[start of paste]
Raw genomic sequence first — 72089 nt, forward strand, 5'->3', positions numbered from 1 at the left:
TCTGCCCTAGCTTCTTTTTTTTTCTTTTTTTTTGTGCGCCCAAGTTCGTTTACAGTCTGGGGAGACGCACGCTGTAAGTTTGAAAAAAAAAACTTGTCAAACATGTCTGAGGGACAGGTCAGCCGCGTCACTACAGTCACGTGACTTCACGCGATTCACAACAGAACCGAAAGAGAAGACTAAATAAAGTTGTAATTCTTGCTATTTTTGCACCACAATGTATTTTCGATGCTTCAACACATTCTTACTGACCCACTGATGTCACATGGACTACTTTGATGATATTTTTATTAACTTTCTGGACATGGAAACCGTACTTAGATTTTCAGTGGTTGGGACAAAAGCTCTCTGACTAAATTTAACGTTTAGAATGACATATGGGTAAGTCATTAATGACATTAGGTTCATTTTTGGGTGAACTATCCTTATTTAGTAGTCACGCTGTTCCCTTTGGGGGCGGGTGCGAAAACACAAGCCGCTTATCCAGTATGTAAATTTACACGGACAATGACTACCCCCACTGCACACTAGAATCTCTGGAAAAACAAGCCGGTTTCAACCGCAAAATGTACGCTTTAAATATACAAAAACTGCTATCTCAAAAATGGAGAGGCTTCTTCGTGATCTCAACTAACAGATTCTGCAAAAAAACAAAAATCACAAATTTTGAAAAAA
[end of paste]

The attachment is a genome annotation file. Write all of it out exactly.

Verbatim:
Raw genomic sequence first — 72089 nt, forward strand, 5'->3', positions numbered from 1 at the left:
TCTGCCCTAGCTTCTTTTTTTTTCTTTTTTTTTGTGCGCCCAAGTTCGTTTACAGTCTGGGGAGACGCACGCTGTAAGTTTGAAAAAAAAAACTTGTCAAACATGTCTGAGGGACAGGTCAGCCGCGTCACTACAGTCACGTGACTTCACGCGATTCACAACAGAACCGAAAGAGAAGACTAAATAAAGTTGTAATTCTTGCTATTTTTGCACCACAATGTATTTTCGATGCTTCAACACATTCTTACTGACCCACTGATGTCACATGGACTACTTTGATGATATTTTTATTAACTTTCTGGACATGGAAACCGTACTTAGATTTTCAGTGGTTGGGACAAAAGCTCTCTGACTAAATTTAACGTTTAGAATGACATATGGGTAAGTCATTAATGACATTAGGTTCATTTTTGGGTGAACTATCCTTATTTAGTAGTCACGCTGTTCCCTTTGGGGGCGGGTGCGAAAACACAAGCCGCTTATCCAGTATGTAAATTTACACGGACAATGACTACCCCCACTGCACACTAGAATCTCTGGAAAAACAAGCCGGTTTCAACCGCAAAATGTACGCTTTAAATATACAAAAACTGCTATCTCAAAAATGGAGAGGCTTCTTCGTGATCTCAACTAACAGATTCTGCAAAAAAACAAAAATCACAAATTTTGAAAAAA